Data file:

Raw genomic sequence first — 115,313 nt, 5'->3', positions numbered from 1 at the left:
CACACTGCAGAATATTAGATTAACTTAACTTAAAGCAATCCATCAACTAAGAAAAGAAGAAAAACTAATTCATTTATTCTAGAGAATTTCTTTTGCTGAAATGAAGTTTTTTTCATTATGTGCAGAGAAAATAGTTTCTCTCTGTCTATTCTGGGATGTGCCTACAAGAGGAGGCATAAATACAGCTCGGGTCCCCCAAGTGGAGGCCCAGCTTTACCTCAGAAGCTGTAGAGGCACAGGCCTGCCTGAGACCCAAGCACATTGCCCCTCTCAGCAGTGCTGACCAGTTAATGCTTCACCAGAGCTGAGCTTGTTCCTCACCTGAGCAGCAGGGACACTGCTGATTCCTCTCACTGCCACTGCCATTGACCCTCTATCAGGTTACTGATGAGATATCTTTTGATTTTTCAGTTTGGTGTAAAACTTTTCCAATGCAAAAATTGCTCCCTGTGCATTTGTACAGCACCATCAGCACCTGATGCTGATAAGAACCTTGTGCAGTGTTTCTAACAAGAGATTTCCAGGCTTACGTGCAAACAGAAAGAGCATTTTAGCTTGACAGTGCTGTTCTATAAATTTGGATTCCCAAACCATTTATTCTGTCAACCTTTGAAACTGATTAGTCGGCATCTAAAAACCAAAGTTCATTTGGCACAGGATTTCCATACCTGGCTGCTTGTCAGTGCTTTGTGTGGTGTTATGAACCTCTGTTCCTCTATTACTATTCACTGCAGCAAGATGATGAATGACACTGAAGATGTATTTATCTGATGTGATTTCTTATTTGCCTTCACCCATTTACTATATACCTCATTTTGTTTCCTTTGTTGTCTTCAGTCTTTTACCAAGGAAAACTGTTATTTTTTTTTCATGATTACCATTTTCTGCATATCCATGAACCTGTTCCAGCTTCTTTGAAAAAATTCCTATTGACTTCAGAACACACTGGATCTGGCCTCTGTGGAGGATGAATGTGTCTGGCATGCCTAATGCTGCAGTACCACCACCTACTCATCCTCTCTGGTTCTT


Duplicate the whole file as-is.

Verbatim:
Raw genomic sequence first — 115,313 nt, 5'->3', positions numbered from 1 at the left:
CACACTGCAGAATATTAGATTAACTTAACTTAAAGCAATCCATCAACTAAGAAAAGAAGAAAAACTAATTCATTTATTCTAGAGAATTTCTTTTGCTGAAATGAAGTTTTTTTCATTATGTGCAGAGAAAATAGTTTCTCTCTGTCTATTCTGGGATGTGCCTACAAGAGGAGGCATAAATACAGCTCGGGTCCCCCAAGTGGAGGCCCAGCTTTACCTCAGAAGCTGTAGAGGCACAGGCCTGCCTGAGACCCAAGCACATTGCCCCTCTCAGCAGTGCTGACCAGTTAATGCTTCACCAGAGCTGAGCTTGTTCCTCACCTGAGCAGCAGGGACACTGCTGATTCCTCTCACTGCCACTGCCATTGACCCTCTATCAGGTTACTGATGAGATATCTTTTGATTTTTCAGTTTGGTGTAAAACTTTTCCAATGCAAAAATTGCTCCCTGTGCATTTGTACAGCACCATCAGCACCTGATGCTGATAAGAACCTTGTGCAGTGTTTCTAACAAGAGATTTCCAGGCTTACGTGCAAACAGAAAGAGCATTTTAGCTTGACAGTGCTGTTCTATAAATTTGGATTCCCAAACCATTTATTCTGTCAACCTTTGAAACTGATTAGTCGGCATCTAAAAACCAAAGTTCATTTGGCACAGGATTTCCATACCTGGCTGCTTGTCAGTGCTTTGTGTGGTGTTATGAACCTCTGTTCCTCTATTACTATTCACTGCAGCAAGATGATGAATGACACTGAAGATGTATTTATCTGATGTGATTTCTTATTTGCCTTCACCCATTTACTATATACCTCATTTTGTTTCCTTTGTTGTCTTCAGTCTTTTACCAAGGAAAACTGTTATTTTTTTTTCATGATTACCATTTTCTGCATATCCATGAACCTGTTCCAGCTTCTTTGAAAAAATTCCTATTGACTTCAGAACACACTGGATCTGGCCTCTGTGGAGGATGAATGTGTCTGGCATGCCTAATGCTGCAGTACCACCACCTACTCATCCTCTCTGGTTCTT